Having enjoyed fair degree of success in past couple of years, Australia opener Usman Khawaja termed facing the Ravichandran Ashwin-led Indian spin attack as the ”hardest challenge” of the four match series beginning in Nagpur on February 9.
The Pakistan-born batter, who arrived in India after his teammates due to a visa delay, will open the batting alongside David Warner. Khawaja has played limited overs cricket in India but will finally get his opportunity in the longest format after being part of the Test squad in 2013 and 2017.
Recently named Australia’s ‘Test Cricketer of the Year’, the southpaw is expected to play a big role in his team’s quest to win its first series in India since 2004-05.
”There’s definitely a different feel. There are no guarantees in this game, but at least there’s a bit more maturity particularly in the batting, and more maturity in the bowling.
”We’ve learnt a lot over the last 10 years, particularly the types of wickets we can get and how we think we can perform and go out and win Test matches out here. It feels like we are in a better spot than before, but it’s always going to be tough,” he told the Sydney Morning Herald.
Australia opted out of playing a warm-up game ahead of the Test series and instead chose to simulate spin friend conditions near Bengaluru upon their arrival last week.
They clearly see Ashwin as the biggest threat from the opposition, so much so that they got hold of his ‘duplicate’ as part of their preparation for the high-profile contest.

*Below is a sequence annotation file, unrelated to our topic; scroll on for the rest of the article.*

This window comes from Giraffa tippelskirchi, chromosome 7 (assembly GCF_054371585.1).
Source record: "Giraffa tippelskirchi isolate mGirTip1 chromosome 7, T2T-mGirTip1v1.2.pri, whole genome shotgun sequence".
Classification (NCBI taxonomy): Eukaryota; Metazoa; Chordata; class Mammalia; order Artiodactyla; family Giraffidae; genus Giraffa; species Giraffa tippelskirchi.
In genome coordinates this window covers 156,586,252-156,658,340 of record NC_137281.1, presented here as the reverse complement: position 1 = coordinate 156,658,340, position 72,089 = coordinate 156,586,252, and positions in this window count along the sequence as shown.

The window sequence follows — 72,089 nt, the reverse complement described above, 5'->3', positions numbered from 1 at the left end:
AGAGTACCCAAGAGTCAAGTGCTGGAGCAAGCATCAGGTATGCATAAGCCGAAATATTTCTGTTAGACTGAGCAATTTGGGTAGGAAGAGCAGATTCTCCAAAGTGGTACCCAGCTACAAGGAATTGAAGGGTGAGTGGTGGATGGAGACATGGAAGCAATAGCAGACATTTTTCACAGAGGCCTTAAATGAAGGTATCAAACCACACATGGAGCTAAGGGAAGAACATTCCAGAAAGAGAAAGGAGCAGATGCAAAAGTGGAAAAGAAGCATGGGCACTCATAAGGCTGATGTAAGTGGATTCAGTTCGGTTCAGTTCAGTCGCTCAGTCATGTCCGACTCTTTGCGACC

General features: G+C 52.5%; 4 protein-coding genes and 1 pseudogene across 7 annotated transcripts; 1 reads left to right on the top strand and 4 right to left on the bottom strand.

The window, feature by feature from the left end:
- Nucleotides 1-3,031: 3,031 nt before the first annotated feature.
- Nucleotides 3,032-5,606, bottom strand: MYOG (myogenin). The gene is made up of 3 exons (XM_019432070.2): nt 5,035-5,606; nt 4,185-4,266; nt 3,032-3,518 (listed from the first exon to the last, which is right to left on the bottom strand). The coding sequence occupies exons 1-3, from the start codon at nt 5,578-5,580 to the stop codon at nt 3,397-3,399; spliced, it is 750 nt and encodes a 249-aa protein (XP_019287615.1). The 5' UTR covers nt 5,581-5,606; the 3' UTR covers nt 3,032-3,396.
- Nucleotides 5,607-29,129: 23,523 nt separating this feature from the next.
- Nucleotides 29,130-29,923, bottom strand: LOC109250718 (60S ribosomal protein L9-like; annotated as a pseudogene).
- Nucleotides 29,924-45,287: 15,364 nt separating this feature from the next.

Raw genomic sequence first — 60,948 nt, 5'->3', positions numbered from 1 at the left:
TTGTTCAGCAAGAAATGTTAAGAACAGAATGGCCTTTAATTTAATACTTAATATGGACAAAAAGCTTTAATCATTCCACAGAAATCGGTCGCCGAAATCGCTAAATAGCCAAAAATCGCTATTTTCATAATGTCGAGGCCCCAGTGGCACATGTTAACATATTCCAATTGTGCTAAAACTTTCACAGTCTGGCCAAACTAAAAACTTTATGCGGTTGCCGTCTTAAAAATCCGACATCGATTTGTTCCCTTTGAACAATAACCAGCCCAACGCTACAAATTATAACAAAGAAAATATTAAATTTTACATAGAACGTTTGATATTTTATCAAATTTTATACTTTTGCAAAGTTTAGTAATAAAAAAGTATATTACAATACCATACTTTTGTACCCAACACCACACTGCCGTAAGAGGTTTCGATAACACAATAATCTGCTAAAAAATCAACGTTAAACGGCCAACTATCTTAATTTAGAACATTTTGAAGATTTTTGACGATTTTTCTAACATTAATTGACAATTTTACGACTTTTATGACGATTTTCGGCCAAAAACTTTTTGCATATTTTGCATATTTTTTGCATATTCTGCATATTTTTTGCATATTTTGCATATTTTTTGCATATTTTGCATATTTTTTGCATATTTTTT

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A team full of left-handers, Australia are working overtime to tackle the Ashwin threat.
”Ashwin is a gun. He is very skilful, he is got a lot of tricky little variations, he uses the crease quite well too. If you asked me the same question when I was younger, I probably wouldn’t have been able to answer a lot of things because I didn’t really learn about how to face what off-spinners are doing,” said Khawaja.
”But it’s one of those really good challenges. The wicket’s going to turn here at some point, whether day one, day three or day four, and he is going to be in the game and bowl a lot of overs. ”So it’s all about figuring out how I’m going to play against him, how I’m going to score runs against him, what he might do. If you bat a long time against him, he’s going to change his game plans against you.
”He’s not the kind of guy who’ll do the same thing over and over, he’s going to try to work you out.” The visitors are expecting turning pitches in all four games, making the trio of Ashwin, Axar Patel and Ravindra Jadeja more lethal with the new ball. ”If it’s a good wicket, the new ball is probably the easiest time to bat. But as soon as the wicket deteriorates in India and you’ve got spinners bowling with a new ball, that’s probably the hardest time to bat anywhere.
”When we train, the new ball on spinning wickets is always the hardest time. People assume opening the batting is the best time to bat in the subcontinent, it is when it’s flat, but it’s not when it’s spinning when there’s so much variation with that new ball. Once it softens up it gets easier to predict what it’s going to do,” added Khawaja. He also narrated his travails in reaching India. ”It was what it was – I just wanted to get over there to be honest. There’s a good Sydney flight straight from Sydney to Bangalore and I missed that unfortunately, which sucked.
”It was long, I had to go down to Melbourne and then from Melbourne I got delayed going three hours from Sydney to Melbourne, so it took me five or six hours to get there.
”Then I got delayed again from Melbourne to Delhi by four hours again, so just delays after delays after delays. Still a little bit groggy from the flight. Oh well, I’m here now,” he added.